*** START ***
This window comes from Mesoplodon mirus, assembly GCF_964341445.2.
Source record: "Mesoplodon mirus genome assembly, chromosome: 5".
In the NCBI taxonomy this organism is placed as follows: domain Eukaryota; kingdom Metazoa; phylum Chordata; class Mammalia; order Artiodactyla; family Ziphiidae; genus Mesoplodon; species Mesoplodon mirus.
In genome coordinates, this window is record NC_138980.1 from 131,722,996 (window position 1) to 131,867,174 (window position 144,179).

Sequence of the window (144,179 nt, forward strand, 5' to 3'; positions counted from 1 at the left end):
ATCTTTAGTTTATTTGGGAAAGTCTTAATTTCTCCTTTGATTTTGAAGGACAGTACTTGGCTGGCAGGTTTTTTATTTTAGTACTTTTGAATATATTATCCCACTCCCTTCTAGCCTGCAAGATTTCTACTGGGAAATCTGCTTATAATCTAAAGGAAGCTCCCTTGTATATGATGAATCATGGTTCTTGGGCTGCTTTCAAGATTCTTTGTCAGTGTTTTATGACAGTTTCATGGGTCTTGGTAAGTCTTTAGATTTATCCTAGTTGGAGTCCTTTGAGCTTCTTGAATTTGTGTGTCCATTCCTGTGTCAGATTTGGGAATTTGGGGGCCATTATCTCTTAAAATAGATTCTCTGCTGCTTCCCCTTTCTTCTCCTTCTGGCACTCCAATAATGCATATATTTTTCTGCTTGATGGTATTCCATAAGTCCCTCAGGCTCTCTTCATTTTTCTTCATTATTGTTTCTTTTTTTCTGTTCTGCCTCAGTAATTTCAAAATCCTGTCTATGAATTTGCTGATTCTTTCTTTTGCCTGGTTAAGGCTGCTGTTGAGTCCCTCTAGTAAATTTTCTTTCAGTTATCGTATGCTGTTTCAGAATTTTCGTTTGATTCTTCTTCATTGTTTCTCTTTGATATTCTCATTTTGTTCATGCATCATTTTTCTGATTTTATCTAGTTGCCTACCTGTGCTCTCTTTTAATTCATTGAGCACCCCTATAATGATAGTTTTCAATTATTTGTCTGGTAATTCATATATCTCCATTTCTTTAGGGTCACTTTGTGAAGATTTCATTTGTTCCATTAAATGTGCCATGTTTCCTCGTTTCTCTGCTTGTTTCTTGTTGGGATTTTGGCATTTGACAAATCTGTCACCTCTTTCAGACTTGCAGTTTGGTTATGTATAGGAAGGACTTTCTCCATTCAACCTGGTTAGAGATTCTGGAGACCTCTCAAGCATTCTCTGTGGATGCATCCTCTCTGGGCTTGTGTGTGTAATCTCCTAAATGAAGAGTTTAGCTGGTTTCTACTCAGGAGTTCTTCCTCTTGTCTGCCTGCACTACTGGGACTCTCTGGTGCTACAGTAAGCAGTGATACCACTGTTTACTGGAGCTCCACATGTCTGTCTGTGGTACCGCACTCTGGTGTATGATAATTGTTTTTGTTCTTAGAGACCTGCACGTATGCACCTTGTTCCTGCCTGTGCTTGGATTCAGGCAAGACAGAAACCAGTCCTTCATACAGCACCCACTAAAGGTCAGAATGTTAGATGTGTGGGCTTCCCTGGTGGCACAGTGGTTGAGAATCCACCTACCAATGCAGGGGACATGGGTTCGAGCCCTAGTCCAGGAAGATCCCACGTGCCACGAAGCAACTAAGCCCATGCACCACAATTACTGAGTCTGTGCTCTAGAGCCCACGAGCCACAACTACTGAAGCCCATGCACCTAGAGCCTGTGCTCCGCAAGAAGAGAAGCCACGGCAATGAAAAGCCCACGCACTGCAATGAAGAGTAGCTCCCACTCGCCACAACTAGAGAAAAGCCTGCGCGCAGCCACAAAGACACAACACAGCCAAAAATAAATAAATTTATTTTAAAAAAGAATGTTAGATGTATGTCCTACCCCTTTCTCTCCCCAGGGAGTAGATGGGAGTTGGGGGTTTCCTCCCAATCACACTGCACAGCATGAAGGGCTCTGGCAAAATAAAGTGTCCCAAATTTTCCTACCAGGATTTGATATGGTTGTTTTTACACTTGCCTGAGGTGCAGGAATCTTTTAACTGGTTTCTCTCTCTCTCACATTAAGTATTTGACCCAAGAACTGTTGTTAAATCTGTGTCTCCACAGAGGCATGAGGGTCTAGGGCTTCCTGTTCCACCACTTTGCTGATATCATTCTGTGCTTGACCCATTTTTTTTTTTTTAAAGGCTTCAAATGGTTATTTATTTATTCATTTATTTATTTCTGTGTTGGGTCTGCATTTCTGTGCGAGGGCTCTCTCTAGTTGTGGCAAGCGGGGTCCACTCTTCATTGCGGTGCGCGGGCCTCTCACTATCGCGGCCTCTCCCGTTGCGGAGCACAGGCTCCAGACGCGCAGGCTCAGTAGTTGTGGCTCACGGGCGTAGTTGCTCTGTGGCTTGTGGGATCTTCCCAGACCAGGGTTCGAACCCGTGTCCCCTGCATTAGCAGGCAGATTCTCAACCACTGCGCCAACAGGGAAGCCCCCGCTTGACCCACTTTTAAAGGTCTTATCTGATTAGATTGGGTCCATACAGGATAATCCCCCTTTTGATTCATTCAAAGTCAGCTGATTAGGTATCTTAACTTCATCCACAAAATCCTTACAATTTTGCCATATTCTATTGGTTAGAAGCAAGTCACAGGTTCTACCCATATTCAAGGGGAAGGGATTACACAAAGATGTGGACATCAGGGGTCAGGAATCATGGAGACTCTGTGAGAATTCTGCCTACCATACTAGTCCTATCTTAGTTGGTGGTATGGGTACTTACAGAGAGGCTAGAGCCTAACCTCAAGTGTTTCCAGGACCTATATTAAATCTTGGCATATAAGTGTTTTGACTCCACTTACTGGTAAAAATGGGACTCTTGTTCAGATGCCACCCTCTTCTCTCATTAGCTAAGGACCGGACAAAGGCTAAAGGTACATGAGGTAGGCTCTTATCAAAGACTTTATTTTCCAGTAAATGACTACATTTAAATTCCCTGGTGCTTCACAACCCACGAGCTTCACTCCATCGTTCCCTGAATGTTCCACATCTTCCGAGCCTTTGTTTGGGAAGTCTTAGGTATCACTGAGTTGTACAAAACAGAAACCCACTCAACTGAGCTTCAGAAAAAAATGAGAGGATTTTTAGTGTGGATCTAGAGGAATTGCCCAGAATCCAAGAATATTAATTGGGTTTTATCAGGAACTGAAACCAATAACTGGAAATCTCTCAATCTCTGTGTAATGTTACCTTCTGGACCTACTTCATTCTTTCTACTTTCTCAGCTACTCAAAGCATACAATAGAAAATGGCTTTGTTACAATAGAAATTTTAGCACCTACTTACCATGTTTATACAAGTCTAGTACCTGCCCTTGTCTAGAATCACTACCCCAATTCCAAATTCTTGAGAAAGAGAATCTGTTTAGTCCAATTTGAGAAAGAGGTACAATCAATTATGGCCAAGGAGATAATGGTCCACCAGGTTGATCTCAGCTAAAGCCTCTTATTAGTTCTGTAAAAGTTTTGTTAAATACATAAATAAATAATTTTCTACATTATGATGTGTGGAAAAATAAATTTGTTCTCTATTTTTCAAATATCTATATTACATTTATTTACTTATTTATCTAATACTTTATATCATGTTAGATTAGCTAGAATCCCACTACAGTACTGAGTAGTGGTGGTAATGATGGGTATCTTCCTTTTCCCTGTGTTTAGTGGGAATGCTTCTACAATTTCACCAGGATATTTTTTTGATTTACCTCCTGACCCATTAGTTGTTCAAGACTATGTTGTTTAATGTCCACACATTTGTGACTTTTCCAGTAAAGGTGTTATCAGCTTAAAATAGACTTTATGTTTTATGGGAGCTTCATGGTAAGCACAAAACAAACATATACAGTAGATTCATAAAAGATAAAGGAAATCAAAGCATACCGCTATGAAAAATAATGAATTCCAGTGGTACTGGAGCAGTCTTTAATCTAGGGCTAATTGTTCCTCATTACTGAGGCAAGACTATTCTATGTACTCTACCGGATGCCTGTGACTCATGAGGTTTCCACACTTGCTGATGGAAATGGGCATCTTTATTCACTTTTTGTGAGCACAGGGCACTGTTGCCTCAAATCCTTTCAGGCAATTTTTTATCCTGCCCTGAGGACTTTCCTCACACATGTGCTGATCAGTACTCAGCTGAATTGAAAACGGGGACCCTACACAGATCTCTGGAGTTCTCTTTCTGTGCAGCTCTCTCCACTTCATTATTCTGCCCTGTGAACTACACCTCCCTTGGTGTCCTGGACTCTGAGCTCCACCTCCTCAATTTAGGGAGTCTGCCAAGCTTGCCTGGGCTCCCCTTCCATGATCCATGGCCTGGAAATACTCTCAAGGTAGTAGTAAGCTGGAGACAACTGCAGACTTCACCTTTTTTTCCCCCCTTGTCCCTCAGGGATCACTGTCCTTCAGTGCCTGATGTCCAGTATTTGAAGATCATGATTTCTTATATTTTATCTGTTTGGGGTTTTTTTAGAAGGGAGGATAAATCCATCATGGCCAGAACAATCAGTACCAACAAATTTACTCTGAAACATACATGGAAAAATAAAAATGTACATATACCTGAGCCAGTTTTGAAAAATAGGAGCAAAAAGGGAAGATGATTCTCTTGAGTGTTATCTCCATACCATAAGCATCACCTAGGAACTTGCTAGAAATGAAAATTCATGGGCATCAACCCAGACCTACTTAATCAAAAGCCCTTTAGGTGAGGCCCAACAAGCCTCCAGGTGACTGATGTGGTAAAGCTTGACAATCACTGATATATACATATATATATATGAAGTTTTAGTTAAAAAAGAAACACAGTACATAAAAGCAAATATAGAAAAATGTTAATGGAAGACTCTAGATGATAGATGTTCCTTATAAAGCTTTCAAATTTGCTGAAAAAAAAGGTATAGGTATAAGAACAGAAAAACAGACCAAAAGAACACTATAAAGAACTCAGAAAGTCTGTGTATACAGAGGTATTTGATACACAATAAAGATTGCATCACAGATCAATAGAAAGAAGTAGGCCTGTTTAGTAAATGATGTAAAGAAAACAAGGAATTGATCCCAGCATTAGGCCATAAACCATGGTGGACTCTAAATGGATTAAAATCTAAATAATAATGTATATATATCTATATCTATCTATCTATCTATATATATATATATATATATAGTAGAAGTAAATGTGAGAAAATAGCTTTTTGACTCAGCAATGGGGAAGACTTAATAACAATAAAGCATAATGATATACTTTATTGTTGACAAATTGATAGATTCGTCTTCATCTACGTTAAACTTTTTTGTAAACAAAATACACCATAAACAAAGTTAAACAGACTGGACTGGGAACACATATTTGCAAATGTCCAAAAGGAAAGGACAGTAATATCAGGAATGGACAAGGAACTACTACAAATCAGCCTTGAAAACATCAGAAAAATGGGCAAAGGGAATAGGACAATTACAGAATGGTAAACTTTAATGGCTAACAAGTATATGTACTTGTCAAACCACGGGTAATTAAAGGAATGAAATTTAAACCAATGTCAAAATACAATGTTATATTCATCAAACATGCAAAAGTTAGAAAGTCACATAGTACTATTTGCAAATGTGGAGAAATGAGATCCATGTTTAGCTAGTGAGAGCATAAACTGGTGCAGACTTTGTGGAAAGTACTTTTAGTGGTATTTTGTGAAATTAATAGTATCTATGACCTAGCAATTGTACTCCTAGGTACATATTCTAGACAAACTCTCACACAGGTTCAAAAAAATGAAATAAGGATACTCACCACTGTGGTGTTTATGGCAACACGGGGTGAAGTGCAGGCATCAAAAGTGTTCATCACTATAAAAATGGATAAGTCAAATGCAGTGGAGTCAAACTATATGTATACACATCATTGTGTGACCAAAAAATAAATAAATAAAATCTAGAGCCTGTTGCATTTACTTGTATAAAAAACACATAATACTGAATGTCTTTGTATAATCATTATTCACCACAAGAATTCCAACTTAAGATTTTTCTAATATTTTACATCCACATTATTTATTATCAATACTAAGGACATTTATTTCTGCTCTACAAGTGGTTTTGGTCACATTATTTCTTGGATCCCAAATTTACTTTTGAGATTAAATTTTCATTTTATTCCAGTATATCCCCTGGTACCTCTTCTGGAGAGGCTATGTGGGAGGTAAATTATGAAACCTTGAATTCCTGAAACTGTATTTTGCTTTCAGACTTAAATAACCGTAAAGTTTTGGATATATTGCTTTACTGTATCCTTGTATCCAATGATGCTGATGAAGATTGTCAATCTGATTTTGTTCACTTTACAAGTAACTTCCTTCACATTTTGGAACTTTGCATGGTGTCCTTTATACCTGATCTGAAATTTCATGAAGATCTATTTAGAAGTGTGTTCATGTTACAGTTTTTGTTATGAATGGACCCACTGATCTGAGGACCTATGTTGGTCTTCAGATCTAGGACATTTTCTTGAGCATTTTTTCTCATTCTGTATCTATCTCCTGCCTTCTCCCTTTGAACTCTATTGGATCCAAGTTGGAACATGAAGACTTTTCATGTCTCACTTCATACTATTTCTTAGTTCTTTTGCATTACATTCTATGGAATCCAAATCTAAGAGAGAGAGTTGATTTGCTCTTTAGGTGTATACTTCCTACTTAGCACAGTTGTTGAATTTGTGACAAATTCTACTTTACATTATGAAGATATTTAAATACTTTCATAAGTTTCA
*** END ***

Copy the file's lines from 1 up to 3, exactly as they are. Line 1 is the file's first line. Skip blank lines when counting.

This window comes from Mesoplodon mirus, assembly GCF_964341445.2.
Source record: "Mesoplodon mirus genome assembly, chromosome: 5".
In the NCBI taxonomy this organism is placed as follows: domain Eukaryota; kingdom Metazoa; phylum Chordata; class Mammalia; order Artiodactyla; family Ziphiidae; genus Mesoplodon; species Mesoplodon mirus.